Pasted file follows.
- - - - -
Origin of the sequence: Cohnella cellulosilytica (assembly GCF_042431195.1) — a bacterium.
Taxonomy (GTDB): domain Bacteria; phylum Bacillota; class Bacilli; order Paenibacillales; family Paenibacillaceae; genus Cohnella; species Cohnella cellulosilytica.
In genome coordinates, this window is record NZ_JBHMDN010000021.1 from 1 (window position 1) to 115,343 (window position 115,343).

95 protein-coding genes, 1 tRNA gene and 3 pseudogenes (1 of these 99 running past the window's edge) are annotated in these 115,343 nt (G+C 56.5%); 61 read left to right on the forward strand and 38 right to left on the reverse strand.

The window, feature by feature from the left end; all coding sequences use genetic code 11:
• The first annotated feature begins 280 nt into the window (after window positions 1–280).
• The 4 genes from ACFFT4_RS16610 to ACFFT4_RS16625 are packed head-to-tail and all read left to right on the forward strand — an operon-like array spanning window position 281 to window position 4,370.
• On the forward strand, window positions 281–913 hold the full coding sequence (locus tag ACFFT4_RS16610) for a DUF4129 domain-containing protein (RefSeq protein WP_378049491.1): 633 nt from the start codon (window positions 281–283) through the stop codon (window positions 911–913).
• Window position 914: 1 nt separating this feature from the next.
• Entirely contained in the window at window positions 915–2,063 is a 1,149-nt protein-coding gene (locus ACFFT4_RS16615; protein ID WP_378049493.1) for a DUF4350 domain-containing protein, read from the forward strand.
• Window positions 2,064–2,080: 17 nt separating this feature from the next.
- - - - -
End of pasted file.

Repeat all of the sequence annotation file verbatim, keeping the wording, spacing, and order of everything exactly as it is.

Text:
Origin of the sequence: Cohnella cellulosilytica (assembly GCF_042431195.1) — a bacterium.
Taxonomy (GTDB): domain Bacteria; phylum Bacillota; class Bacilli; order Paenibacillales; family Paenibacillaceae; genus Cohnella; species Cohnella cellulosilytica.
In genome coordinates, this window is record NZ_JBHMDN010000021.1 from 1 (window position 1) to 115,343 (window position 115,343).

95 protein-coding genes, 1 tRNA gene and 3 pseudogenes (1 of these 99 running past the window's edge) are annotated in these 115,343 nt (G+C 56.5%); 61 read left to right on the forward strand and 38 right to left on the reverse strand.

The window, feature by feature from the left end; all coding sequences use genetic code 11:
• The first annotated feature begins 280 nt into the window (after window positions 1–280).
• The 4 genes from ACFFT4_RS16610 to ACFFT4_RS16625 are packed head-to-tail and all read left to right on the forward strand — an operon-like array spanning window position 281 to window position 4,370.
• On the forward strand, window positions 281–913 hold the full coding sequence (locus tag ACFFT4_RS16610) for a DUF4129 domain-containing protein (RefSeq protein WP_378049491.1): 633 nt from the start codon (window positions 281–283) through the stop codon (window positions 911–913).
• Window position 914: 1 nt separating this feature from the next.
• Entirely contained in the window at window positions 915–2,063 is a 1,149-nt protein-coding gene (locus ACFFT4_RS16615; protein ID WP_378049493.1) for a DUF4350 domain-containing protein, read from the forward strand.
• Window positions 2,064–2,080: 17 nt separating this feature from the next.